Wisely re-titled The Ballad Of John And Yoko, it detailed his recent wedding and the first “bed-in” of his world peace campaign. The narrative captures a classic contradiction of Lennon’s character: he wants to weaponise his fame to attract the maximum press attention to his cause, but – bloody hell – all this media coverage is doing his head in. His dream, ironically, was of an urgently journalistic style of instant reportage. He would next develop this idea outside The Beatles, via The Plastic Ono Band and numbers such as Give Peace A Chance and Cold Turkey.

The single was issued just six weeks later – when Get Back was still at Number 1 – and signalled John’s eagerness to front a global counter-culture. Soon afterwards he returned his MBE to Buckingham Palace. (“Go back to bed, Mr Lennon!” barked an obligingly angry piece by the Daily Mail’s Vincent Mulchrone.) And at summer fairs across the country, children dressed up as John and Yoko.

Amid this madness the band summoned George Martin back to Abbey Road and agreed to knuckle down for one more “proper” Beatle album. The world has every reason to be grateful.



Something / Come Together

#1 in: US

Released: October 31, 1969


For all its apparent unity, Abbey Roadwas not made in a spirit of harmony and by its completion in late summer, The Beatles were disintegrating. Formerly the keenest team-player, Paul McCartney was now boycotting Apple completely, which doubtless helped his enemy Allen Klein to pick a George and a John song for the double A-side of the band’s new single.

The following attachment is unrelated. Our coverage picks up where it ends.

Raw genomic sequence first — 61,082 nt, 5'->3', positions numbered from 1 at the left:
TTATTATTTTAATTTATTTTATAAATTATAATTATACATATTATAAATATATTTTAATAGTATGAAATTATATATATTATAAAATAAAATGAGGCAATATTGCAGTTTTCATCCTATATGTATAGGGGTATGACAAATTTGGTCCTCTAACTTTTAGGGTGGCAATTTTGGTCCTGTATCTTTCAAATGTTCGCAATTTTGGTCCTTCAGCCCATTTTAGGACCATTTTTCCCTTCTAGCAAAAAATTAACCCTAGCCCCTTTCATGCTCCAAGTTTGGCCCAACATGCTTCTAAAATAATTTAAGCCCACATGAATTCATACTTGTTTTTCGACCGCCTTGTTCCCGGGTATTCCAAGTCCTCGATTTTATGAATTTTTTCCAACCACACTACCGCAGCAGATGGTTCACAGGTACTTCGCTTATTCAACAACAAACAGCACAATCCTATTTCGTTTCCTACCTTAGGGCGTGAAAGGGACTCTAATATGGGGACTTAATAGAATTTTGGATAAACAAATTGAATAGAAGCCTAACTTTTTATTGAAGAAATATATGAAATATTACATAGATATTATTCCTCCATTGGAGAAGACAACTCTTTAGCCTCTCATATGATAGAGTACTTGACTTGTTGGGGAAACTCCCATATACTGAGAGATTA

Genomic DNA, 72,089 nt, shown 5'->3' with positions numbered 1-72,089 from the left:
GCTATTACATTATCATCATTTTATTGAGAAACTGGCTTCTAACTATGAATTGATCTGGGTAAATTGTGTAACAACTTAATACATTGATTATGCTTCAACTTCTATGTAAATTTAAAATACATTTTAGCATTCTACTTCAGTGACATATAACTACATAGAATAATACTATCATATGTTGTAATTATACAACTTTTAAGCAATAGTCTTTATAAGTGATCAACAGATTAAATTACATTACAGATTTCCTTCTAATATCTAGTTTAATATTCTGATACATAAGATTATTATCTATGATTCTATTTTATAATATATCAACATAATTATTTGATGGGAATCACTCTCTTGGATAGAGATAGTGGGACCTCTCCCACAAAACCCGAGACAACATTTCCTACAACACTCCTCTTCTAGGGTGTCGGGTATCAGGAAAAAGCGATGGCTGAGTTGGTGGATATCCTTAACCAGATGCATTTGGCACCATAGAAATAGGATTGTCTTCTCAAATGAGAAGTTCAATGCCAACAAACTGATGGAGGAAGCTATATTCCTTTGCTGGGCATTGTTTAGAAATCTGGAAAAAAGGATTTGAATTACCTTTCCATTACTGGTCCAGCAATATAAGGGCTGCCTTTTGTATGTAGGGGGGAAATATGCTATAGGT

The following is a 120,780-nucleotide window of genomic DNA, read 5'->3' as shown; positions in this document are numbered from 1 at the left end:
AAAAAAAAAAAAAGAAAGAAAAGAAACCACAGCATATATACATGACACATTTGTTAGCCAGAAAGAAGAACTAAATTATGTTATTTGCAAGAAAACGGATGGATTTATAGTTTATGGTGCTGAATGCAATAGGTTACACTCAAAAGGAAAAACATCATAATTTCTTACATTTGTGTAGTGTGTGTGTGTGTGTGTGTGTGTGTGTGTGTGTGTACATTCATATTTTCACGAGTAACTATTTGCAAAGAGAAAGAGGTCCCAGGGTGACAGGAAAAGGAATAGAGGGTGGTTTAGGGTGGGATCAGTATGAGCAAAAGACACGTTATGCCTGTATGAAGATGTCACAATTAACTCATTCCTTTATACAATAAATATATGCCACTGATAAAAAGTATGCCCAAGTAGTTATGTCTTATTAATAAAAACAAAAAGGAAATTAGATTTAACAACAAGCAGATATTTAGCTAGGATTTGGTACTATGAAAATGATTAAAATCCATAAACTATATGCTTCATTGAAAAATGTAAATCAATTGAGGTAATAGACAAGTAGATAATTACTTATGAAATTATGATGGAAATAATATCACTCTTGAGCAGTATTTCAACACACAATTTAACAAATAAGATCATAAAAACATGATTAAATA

And to be fair, Harrison’s Something was clearly a career highlight. Like another recent stand-out, Here Come The Sun, it seemed to announce the guitarist’s emergence from the songwriting shadow of Lennon and McCartney. Frank Sinatra was unabashed in his admiration for what became one of The Beatles’ most-covered numbers. And John Lennon praised the song generously – which may have helped it get the more prestigious “green” side of Apple vinyl label over his own effort.

John’s Come Together was, it should be said, less obviously commercial. Its title was taken from a failed campaign slogan by the drug guru Timothy Leary, and the echoes of Chuck Berry’s song You Can’t Catch Me would prove too close for legal comfort. Even so, the Abbey Roadopener richly deserved the added exposure of its release on 45.

Come Together, in fact, is probably The Beatles’ last great group performance. Burnishing the word-play of Lennon’s mesmeric vocal, Paul’s swamp-out bass (plus his stuttering piano solo) and Ringo’s skittering drum pattern are among its most memorable elements.

By now, even outsiders began to sense a slackening-off at Apple HQ. It was unlike The Beatles to stick out two tracks already familiar from an album, and in their homeland the single stalled at Number 4. Music journalists, dismayed to find that Savile Row’s hospitality cabinet was suddenly locked, penned some pessimistic headlines: “Is this the end of Apple blossom time?” fretted Disc And Music Echo. They were right to be worried.